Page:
GARDEN BIRDS ( BIRDS Photo © Janet MacphersonWATERFOWLGAME BIRDSPARROTS - Photo © Colin MorganGRASS FINCHES Photo by JJ Harrison (  (Courtesy of FINCHES (Photo courtesy of Photo © Janet MacphersonSPECIALISED BIRDS Photo by JJ Harrison ( ( and Raptor taken by Janet Macpherson at Featherdale © Janet Macpherson
The Joy of Keeping Birds - The Aviculutral Society of NSW (ASNSW - Home Page)
Conservation - Parramatta River Red-rump Parrot ProjectPRRRP Nest Boxes


Featherdale Wildlife Park (Sponsor of the ASNSW) Animetics - Avian DNA Testing (Sponsor of the ASNSW) Petcover - Exotic, Rare & Unusual Pet Insurance (Sponsor of the ASNSW)Laucke Mills - Black Parrot (Sponsor of the ASNSW) Bio Supplies | Live Insects | Reptile Food | Fast Delivery It's undeniable: Pets truly make the world a better place. That's why we're inspired to make A Better World For Pets™, a world where they're healthy, happy and welcome. (Sponsor of the ASNSW)

Never Say Die

(ASNSW magazine - month year)
(Printable Version - PDF file - Free Adobe Reader download)

(The Avicultural Review August 1986 Vol. 8 No. 8)

By Jack Stunnell

I once had some young Red-collared Lorikeets that were only a week and two days old in a nest.  One morning I went in and fed the parents and I didn't notice that they slipped out the aviary door.  This was in the middle of winter in July.  The door that they slipped through led to a walkway that led to a larger aviary.  I rushed in and fed the birds and didn't notice the parents go.  I went off to work.  When I returned home I was too busy to check that particular aviary.

The next morning around 10 o'clock I went in to feed them to find that there were no parents.  I found that they were locked out.  I was quite concerned about the two young ones still in the nest, so I looked in and found the stone cold and inert youngsters.  There was no movement.  They were as cold as charity and apparently dead.  I took them out and put them into the incinerator.  Then I had second thoughts and decided to take them up and put them into the hospital cage.  I had brought birds back from apparently dead before.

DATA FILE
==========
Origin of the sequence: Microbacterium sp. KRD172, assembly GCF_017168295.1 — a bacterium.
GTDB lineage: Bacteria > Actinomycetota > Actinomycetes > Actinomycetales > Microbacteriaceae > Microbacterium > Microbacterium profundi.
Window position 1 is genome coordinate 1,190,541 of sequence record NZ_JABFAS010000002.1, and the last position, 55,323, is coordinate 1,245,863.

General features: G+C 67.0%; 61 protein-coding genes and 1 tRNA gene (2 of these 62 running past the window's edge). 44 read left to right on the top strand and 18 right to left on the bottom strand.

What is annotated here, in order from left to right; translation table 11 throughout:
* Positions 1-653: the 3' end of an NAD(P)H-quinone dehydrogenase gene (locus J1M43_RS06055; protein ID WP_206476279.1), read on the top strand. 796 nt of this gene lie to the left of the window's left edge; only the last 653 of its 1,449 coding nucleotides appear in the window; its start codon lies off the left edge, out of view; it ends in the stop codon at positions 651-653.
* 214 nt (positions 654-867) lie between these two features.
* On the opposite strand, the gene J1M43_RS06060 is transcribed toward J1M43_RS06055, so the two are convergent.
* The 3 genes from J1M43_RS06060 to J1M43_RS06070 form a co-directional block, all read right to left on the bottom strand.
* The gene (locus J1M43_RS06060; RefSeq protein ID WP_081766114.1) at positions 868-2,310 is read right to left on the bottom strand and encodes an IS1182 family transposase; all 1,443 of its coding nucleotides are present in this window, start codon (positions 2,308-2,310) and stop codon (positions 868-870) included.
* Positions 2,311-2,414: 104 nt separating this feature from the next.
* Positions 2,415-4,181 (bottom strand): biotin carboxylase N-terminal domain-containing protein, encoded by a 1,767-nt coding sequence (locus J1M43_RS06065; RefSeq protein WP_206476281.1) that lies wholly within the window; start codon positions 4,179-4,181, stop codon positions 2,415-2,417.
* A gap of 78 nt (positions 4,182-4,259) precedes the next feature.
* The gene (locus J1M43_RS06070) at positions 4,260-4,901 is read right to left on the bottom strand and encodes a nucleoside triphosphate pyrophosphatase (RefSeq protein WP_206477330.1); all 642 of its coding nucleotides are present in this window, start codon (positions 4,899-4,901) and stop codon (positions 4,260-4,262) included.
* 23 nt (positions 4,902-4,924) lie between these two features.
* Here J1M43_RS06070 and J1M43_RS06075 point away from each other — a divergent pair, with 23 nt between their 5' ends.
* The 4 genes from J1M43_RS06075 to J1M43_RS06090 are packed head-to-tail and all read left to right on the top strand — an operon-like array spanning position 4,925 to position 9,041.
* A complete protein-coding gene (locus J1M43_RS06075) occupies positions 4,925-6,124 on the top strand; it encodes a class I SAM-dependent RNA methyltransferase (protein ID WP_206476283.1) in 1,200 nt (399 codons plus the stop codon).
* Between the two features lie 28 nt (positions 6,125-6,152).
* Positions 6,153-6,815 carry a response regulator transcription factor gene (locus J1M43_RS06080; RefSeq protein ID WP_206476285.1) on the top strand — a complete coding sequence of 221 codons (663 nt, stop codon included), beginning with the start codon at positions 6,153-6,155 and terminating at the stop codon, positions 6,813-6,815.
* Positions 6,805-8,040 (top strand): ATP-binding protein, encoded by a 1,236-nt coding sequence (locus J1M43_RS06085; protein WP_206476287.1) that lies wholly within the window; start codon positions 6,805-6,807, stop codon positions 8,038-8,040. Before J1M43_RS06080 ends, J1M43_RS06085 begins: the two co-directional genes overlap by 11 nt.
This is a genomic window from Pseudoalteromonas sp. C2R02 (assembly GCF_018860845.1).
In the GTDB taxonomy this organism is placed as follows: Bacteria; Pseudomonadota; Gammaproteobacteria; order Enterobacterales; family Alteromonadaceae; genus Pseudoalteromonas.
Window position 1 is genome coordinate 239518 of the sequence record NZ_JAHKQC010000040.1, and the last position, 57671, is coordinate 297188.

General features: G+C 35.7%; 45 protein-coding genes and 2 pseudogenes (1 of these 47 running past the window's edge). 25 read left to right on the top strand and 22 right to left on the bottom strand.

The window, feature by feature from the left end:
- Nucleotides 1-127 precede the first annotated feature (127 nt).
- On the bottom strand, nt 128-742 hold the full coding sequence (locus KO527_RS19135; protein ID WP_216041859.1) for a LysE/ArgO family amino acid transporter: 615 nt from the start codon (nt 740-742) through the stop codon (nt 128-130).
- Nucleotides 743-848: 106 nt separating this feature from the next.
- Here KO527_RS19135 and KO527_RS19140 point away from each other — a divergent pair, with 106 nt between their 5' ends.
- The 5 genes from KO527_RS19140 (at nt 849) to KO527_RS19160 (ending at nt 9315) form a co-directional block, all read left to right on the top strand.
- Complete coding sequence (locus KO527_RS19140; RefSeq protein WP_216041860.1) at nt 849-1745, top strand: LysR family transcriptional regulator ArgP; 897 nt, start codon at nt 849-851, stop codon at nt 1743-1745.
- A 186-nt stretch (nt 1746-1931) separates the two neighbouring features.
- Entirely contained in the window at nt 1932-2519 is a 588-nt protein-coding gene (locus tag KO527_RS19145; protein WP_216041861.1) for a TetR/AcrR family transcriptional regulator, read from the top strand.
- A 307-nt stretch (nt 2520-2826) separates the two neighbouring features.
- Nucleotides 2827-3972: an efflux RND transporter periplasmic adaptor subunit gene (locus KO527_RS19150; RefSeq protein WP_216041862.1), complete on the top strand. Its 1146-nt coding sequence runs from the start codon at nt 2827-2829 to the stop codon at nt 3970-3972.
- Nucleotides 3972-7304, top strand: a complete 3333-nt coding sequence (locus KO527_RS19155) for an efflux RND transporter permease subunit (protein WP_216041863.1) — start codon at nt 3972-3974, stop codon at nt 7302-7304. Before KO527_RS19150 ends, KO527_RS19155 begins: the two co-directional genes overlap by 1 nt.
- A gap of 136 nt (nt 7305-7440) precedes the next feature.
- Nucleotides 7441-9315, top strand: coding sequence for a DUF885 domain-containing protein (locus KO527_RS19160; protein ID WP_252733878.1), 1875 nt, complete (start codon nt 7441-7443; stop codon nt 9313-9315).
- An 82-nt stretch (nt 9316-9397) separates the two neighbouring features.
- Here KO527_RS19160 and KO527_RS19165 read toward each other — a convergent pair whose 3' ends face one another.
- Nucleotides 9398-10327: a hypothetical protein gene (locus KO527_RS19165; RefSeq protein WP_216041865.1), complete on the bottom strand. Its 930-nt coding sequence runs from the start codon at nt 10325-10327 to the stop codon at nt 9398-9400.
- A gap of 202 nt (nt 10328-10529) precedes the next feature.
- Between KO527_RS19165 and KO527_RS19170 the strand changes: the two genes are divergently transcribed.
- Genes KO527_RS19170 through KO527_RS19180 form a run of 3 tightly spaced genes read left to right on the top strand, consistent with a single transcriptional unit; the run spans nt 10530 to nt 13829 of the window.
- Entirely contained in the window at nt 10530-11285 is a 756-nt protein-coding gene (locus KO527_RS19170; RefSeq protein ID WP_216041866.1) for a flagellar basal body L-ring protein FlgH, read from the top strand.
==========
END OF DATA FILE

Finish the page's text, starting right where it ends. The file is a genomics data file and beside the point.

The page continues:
I was aware that Lorikeets were a slow growing bird so thought there might be some hope even though they had been alone for 24 hours.  When I checked them after they had been in the hospital cage for an hour, there was the barest flicker of movement in one.  I thought there was now a chance.  To help them I went and mixed up some glucose and water and gave them a small drink from a syringe.  After another 1/4 of an hour they were moving around quite a bit and almost sitting up.  I then mixed up some Farex (because it is a bit finer than high protein baby cereal) with some more glucose and a little bit of honey, and gave them some into their crops.  The next time I came back, they were both sitting up.  I fed them once more and then took them down and put them into their nest.  Lo and behold they grew into two healthy, happy birds with no problems whatsoever.

On another occasion, I came home from work to find a young Cardinal, about 4 days old, hanging by his neck in the fork of a tree just below his nest.  He was the youngest of a nest of three and had been thrown out - which is something they quite often do to the youngest and smallest.  He was also apparently dead.

I took him up and put him into the hospital cage and lo and behold, he stirred after a while.  He was also treated with glucose and water.  I finished up saving him and had to hand feed him.

I used to wrap him up in a sock and take him to work with me.  I would leave him in my car all shut up as it was early spring and still not too warm.  I fed him on all sorts of things.  I would give him some of the grapes I took for lunch; I would crush small pieces of apple and some mealworms that I took with me.  I had to poke the mealworms down his throat.  He also had carrot and some sultanas that he took from a pair of tweezers.  As well he took some of the mix that I use for the young parrots that I am hand rearing.  He would go to sleep in my lap each night after he had a fly around my lounge room.  When he was eventually feeding himself, I put him back into the aviary.  After about a week in the aviary, he wouldn't have anything more to do with me.  This is quite unlike parrots, because those that I have hand reared seem to remain a friend for life if you give them the slightest encouragement.

return to top